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Mar 6, 2006
Messages
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I have experience in the fashion industry. I have an associate degree in fashion design and merchandising, I am a designer, seamstress, jewelry designer, and fiber artist, have worked in retail fashion, helped buy for a boutique, and have modeled professionally through an agency.

From the design end of things, fat bodies are difficult to design for because they are more diverse than thin bodies. The bigger a person gets, the less standard their body type is likely to be. Look at bodies of people who run from very thin to average sized. Aside from a bit of variation and the occasional outlier, they're pretty much the same. But once you get into the middle of the plus size range, things start to change. You start to see exaggerated body measurements that no longer follow the standard figure formulas. And the bigger the body, the more these measurements deviate from that norm.

Once you get past around a size 18, standardizing fit is a challenge. Past a 24, and it's impossible. All you can do is design a garment to stretch to fit the bigger parts, or loosely drape over the smaller parts. This is why so many plus size ready to wear clothes utilize stretch fabrics and stretch waistbands. Or oversized fit. They will accommodate more bodies than fitted and tailored garments. The more people who can wear the clothes, the better it is from a sales standpoint. Most ready to wear is manufactured under tight budget constraints. Companies can't afford to produce clothes that only a small portion of their target market can wear.

Modeling is a reflection of this. Manufacturers provide sample garments in standard sizes. The model has to be able to wear them. When I was modeling, my agency defined plus sized as 5'10"-6', size 14-16W, B-C cup bra, athletic to moderate hourglass torso, proportionate arms and legs. They wanted us to look like evenly proportioned mannequins. That's pretty much what we were. If we showed up for a shoot or a show and there was a rack of size 14's, we were expected to fit in all of them. There were no accommodations for pear shapes, big busts, tiny waists, or round bellies.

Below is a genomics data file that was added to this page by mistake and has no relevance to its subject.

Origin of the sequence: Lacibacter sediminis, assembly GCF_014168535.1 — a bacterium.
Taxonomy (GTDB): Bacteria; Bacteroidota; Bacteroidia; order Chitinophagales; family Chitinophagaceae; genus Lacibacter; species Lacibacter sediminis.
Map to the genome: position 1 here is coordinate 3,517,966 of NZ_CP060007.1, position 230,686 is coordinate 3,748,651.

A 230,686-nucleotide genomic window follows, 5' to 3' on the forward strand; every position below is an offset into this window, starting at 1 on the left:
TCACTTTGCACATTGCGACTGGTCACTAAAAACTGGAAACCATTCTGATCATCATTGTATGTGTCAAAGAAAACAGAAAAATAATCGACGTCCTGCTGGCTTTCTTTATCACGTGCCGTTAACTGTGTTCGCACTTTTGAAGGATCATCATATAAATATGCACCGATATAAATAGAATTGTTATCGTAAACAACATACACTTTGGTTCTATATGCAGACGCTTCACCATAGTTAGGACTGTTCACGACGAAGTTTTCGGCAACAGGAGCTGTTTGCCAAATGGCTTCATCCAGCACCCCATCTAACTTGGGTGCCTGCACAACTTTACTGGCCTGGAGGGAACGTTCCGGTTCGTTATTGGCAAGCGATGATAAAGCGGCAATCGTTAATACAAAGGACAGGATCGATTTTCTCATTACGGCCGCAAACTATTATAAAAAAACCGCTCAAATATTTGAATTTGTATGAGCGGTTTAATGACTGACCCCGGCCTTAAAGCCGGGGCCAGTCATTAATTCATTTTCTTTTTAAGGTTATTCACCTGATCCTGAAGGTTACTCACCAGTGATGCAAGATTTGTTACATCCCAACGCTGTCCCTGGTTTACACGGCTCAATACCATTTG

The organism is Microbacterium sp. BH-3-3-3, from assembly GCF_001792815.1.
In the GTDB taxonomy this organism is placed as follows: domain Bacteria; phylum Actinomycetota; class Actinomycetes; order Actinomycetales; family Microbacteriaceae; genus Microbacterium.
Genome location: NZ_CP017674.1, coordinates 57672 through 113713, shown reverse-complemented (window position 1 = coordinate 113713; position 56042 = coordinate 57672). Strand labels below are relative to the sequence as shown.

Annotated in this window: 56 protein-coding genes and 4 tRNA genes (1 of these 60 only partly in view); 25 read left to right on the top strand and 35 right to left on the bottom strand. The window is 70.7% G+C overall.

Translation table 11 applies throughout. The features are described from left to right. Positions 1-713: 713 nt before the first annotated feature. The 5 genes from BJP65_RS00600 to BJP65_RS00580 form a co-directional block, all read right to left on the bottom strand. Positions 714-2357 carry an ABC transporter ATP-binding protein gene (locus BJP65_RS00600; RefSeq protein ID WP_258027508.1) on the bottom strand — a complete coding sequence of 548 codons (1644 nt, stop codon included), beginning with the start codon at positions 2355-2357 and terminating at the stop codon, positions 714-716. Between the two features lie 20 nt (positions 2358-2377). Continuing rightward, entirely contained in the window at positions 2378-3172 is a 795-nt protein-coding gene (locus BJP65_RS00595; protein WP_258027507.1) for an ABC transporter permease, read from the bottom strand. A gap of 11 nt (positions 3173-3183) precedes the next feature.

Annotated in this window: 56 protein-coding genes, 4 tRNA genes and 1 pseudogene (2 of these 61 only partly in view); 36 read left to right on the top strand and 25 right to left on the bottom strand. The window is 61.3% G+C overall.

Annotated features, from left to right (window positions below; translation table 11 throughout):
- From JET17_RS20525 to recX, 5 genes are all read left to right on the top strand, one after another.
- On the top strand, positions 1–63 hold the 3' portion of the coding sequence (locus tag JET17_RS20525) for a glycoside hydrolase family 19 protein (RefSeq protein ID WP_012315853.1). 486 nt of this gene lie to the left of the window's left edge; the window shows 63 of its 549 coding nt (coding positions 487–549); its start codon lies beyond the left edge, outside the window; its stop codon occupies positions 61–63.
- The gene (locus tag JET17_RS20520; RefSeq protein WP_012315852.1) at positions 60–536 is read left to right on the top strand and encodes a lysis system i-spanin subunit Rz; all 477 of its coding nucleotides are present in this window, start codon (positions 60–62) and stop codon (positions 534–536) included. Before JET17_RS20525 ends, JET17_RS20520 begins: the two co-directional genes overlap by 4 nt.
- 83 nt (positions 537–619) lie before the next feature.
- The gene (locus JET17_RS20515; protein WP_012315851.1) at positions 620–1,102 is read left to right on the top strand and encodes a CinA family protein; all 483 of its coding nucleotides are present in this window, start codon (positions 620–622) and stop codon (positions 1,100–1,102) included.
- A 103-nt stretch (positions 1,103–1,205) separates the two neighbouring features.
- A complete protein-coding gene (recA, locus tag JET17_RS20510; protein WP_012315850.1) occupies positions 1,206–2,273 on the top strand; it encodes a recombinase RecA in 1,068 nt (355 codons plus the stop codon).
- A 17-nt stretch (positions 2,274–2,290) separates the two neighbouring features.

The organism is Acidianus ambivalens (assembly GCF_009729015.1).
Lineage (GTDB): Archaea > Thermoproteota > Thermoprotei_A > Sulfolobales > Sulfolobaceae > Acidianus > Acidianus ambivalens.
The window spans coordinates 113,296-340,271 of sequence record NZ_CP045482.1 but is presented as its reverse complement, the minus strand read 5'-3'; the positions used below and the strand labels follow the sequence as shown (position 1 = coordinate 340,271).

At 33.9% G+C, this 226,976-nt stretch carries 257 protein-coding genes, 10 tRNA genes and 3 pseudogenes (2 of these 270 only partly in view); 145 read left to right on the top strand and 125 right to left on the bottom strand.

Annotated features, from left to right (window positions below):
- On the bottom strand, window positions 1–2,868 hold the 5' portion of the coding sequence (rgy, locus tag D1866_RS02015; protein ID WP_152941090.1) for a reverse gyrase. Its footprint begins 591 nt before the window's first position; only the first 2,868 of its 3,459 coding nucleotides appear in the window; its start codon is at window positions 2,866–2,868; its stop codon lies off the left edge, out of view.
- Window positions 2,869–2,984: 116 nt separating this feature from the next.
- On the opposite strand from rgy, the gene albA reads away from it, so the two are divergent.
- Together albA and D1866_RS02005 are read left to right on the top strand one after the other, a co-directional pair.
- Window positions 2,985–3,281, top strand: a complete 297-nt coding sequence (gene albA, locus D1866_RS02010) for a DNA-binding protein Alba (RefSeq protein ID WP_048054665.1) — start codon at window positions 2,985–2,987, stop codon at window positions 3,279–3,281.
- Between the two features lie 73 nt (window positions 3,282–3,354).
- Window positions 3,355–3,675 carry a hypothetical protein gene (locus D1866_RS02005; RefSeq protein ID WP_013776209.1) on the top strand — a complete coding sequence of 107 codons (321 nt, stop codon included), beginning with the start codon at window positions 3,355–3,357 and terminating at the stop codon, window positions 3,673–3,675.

If a manufacturer or retailer sends a selection of garments for a shoot or show, and the model can't wear some of them because she doesn't have an evenly proportioned standardized figure, that's a problem. Time is wasted, money is lost. The agency is likely not to be booked with again. Maybe a shoot can be salvaged with clips, pins, and tape. Photographing from only certain angles. But it's a major pain in the ass, takes time (which costs money) and possibly runs overtime, throwing schedules off.

Fashion is a very standardized industry, fat bodies are usually more unique than standard. It's really more about practicality and logistics than fat hate.
This is why my wife is loyal to certain clothing lines, those that can make her feel good about herself.

This is why, at the BBW bashes I attended, the women were excited when a manufacturer came and had clothing available for sale, and to be modeled by volunteers.
 

Tracyarts

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I used to love the fashion aspect of the bashes. I shopped from vendors, worked for a vendor, modeled for vendors, and was a vendor myself at the last event I went to.

This is why my wife is loyal to certain clothing lines, those that can make her feel good about herself.

This is why, at the BBW bashes I attended, the women were excited when a manufacturer came and had clothing available for sale, and to be modeled by volunteers.
 

Rojodi

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Joined
Mar 6, 2006
Messages
5,070
Location
,
I used to love the fashion aspect of the bashes. I shopped from vendors, worked for a vendor, modeled for vendors, and was a vendor myself at the last event I went to.
I loved them before they became meat/meet markets. It was fun to greet friends from the internet, she what clothes my wife was going to purchase, relax in a fun and exciting setting.